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Autoimmune disorders occur when the body’s own immune system mistakenly starts attacking healthy tissue. More than 80 different types of diseases are believed to be autoimmune, according to the National Institutes of Health. Because there are so many conditions under this umbrella, symptoms can vary and may affect organs and tissues throughout the body. Autoimmune disorders that specifically affect the muscles, joints, and nerves include rheumatoid arthritis (RA) and multiple sclerosis (MS). Polymyalgia rheumatica, which also involves the joints, is thought to be an autoimmune condition, according to the Arthritis Foundation.

Polymyalgia Rheumatica
Polymyalgia rheumatica, an inflammatory disorder, causes symptoms of muscle pain and stiffness, typically in the neck, shoulder, arms, or hip areas. Pain is generally worse in the morning. Polymyalgia rheumatica usually occurs in people 65 and older, rarely occurring in those under 50, according to Mayo Clinic, and women are 2 to 3 times more likely to develop the disorder. Polymyalgia rheumatica predominantly affects white people with Scandinavian or northern European ancestry, notes the National Institute of Arthritis and Musculoskeletal and Skin Diseases (NIAMS).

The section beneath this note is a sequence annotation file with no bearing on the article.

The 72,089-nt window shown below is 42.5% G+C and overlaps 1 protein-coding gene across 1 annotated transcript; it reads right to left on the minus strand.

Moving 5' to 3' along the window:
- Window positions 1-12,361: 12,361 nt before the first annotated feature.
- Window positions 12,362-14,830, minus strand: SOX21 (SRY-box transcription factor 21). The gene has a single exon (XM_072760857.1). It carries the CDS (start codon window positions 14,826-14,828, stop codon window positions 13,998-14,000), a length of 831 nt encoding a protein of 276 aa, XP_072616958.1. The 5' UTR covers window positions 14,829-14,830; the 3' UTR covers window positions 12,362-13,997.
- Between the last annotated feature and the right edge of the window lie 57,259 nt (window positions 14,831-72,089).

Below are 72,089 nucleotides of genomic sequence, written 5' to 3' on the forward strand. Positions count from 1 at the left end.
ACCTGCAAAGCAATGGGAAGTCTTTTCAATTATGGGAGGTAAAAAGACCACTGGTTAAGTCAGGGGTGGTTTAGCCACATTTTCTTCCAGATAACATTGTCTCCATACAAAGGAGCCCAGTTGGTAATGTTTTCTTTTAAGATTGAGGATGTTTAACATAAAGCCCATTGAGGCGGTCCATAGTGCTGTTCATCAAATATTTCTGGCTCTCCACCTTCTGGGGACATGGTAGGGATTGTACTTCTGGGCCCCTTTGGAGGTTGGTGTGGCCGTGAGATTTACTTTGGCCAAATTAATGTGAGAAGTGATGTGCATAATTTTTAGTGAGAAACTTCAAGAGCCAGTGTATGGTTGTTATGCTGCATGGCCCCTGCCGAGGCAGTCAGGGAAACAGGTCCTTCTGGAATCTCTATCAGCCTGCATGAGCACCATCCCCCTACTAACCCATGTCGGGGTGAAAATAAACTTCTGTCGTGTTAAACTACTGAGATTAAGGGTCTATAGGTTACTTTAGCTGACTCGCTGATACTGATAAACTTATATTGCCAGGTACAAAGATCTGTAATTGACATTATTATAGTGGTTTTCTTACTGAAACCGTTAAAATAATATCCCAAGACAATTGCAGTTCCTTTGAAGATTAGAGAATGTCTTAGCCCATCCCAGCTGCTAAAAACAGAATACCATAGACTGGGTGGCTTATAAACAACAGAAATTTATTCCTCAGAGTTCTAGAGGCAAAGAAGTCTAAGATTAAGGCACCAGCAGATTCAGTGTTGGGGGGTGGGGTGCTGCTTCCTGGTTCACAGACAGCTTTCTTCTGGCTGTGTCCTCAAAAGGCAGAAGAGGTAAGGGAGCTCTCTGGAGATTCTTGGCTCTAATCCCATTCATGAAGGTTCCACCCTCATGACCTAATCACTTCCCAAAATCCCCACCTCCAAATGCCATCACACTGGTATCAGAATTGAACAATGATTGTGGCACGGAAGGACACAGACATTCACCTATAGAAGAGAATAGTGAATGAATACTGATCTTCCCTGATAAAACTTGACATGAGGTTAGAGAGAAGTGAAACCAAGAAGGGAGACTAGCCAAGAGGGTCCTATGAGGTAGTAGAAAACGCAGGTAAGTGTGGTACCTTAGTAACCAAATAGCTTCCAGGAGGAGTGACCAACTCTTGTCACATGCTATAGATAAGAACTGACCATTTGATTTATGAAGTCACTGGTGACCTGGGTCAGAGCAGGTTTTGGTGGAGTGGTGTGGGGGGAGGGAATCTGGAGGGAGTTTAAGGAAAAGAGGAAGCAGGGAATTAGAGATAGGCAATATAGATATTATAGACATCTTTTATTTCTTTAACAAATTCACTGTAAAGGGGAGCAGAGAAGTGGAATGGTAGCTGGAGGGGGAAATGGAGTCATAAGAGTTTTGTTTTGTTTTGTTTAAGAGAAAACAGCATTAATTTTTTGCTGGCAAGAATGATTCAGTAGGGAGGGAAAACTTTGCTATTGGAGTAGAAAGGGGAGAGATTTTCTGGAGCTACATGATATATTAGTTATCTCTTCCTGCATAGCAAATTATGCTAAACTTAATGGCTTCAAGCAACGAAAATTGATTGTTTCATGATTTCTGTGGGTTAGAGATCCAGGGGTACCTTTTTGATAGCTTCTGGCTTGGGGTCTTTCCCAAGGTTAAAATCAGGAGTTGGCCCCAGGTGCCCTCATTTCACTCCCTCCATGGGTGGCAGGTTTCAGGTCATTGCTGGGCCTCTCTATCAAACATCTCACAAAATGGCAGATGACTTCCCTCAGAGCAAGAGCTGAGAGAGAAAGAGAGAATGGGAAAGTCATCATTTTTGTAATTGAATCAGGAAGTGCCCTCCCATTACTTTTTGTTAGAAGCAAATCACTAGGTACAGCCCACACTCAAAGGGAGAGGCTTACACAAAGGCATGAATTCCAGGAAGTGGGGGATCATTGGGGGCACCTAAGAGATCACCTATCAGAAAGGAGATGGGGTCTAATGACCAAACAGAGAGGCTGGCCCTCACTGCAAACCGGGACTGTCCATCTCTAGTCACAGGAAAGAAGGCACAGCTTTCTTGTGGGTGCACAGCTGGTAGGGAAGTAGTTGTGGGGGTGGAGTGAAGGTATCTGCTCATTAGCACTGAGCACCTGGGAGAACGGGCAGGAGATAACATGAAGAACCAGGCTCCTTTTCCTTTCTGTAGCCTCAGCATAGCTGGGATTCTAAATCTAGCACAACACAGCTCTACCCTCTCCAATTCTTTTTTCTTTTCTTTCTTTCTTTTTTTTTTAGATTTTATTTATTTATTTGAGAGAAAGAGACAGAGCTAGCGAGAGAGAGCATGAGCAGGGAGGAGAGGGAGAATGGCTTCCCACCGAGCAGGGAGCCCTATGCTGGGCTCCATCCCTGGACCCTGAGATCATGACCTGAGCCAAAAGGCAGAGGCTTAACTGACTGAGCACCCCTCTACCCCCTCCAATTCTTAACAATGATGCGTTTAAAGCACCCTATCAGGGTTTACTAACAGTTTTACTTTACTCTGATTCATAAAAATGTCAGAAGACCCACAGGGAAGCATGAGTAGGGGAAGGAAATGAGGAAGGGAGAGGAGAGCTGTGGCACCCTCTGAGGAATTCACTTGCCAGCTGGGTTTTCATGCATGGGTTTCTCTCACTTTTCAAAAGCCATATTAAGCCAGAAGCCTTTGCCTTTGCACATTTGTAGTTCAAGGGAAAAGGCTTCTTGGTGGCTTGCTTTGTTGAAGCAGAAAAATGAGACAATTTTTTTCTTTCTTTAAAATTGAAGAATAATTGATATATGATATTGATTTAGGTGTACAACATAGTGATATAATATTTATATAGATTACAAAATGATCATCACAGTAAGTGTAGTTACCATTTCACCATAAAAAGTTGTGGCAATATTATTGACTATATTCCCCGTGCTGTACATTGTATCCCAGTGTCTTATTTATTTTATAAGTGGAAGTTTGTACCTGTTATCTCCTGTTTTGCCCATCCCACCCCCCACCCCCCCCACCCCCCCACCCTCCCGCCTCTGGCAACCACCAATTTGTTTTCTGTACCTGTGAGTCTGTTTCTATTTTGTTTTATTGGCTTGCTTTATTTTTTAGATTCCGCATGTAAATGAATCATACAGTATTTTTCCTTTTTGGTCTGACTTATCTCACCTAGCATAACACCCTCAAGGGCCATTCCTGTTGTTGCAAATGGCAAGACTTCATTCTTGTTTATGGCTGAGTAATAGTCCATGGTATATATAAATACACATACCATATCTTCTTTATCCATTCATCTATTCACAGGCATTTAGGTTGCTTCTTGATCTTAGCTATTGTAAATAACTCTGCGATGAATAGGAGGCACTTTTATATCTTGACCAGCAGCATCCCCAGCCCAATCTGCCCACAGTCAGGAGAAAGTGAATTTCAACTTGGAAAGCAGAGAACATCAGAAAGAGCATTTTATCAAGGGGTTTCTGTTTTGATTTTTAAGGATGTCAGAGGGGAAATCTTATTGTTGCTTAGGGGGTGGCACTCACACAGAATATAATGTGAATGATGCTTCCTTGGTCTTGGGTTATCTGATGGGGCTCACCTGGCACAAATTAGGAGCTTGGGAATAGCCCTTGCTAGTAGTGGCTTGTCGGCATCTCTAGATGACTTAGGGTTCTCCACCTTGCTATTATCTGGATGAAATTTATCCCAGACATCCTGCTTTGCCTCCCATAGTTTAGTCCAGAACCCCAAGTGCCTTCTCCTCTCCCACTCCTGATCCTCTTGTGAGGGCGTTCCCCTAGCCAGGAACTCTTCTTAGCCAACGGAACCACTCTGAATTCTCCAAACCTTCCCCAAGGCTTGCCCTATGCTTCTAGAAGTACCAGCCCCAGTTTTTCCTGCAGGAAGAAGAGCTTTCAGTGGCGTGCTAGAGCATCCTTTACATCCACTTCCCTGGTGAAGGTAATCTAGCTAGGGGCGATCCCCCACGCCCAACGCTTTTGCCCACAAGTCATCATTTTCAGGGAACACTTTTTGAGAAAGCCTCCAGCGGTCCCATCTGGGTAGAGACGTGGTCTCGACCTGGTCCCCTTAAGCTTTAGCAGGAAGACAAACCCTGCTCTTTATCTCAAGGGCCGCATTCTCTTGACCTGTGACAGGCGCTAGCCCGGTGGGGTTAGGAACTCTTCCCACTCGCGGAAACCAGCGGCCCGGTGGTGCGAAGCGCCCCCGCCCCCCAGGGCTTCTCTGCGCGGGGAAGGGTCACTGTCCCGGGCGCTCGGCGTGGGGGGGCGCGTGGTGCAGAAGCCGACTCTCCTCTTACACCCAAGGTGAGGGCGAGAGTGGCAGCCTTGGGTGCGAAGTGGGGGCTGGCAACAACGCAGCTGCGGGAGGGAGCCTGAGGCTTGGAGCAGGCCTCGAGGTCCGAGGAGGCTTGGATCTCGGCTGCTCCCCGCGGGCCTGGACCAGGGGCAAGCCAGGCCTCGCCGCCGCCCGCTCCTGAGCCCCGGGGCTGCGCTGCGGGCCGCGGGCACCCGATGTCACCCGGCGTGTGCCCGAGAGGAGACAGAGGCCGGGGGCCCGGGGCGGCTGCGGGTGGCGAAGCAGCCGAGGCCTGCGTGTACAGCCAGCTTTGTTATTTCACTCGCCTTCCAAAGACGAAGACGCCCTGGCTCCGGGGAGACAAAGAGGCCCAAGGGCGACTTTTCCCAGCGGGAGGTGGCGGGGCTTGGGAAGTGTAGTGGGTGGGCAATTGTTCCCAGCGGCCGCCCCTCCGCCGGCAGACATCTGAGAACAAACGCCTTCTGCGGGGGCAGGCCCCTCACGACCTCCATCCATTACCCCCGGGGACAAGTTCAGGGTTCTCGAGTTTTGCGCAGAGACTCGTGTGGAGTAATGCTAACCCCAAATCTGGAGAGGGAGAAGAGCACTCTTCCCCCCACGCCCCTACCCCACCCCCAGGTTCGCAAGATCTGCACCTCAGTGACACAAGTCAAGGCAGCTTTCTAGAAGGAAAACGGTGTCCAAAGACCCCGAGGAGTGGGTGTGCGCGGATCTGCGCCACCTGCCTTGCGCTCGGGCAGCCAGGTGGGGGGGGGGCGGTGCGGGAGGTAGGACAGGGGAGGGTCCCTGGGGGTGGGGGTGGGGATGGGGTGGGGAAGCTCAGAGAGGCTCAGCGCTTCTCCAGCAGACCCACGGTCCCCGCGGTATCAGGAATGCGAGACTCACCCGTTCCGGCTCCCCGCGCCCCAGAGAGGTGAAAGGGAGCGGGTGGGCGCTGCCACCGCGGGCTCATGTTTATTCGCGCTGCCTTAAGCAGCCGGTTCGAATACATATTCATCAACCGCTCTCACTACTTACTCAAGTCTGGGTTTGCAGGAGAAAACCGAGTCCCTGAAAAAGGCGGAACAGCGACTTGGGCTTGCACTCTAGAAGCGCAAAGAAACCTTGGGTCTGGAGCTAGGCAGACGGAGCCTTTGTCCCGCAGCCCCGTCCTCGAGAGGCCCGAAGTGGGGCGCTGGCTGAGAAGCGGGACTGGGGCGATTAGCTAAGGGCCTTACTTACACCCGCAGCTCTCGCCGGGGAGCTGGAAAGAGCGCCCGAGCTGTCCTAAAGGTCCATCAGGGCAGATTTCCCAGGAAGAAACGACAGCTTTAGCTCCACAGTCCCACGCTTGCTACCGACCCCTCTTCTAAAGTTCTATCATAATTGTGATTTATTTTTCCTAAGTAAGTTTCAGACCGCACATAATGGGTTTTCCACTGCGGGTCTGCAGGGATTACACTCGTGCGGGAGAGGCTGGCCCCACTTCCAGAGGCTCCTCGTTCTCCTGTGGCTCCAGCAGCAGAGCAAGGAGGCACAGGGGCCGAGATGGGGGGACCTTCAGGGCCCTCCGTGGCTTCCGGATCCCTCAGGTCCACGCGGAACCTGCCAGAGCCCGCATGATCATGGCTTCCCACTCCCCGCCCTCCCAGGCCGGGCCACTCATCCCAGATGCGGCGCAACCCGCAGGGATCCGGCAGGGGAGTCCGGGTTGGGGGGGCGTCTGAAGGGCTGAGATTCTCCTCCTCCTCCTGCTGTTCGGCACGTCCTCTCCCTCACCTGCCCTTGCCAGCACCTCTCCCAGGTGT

Patients with this disorder may also have signs of inflammatory arthritis. Moreover, about 15 percent of people with polymyalgia rheumatica develop a condition known as giant cell arteritis, according to the Arthritis Foundation. In this disorder, inflammation narrows or blocks blood vessels, restricting blood flow.

Corticosteroids, at the lowest dose possible, are the mainstay of treating polymyalgia rheumatica, notes NIAMS. But sarilumab (Kevzara), a biologic approved by the U.S. Food and Drug Administration (FDA) to treat moderate to severe rheumatoid arthritis was also approved in 2023 to treat polymyalgia rheumatica in people for whom corticosteroids don’t work well, according to a press release.


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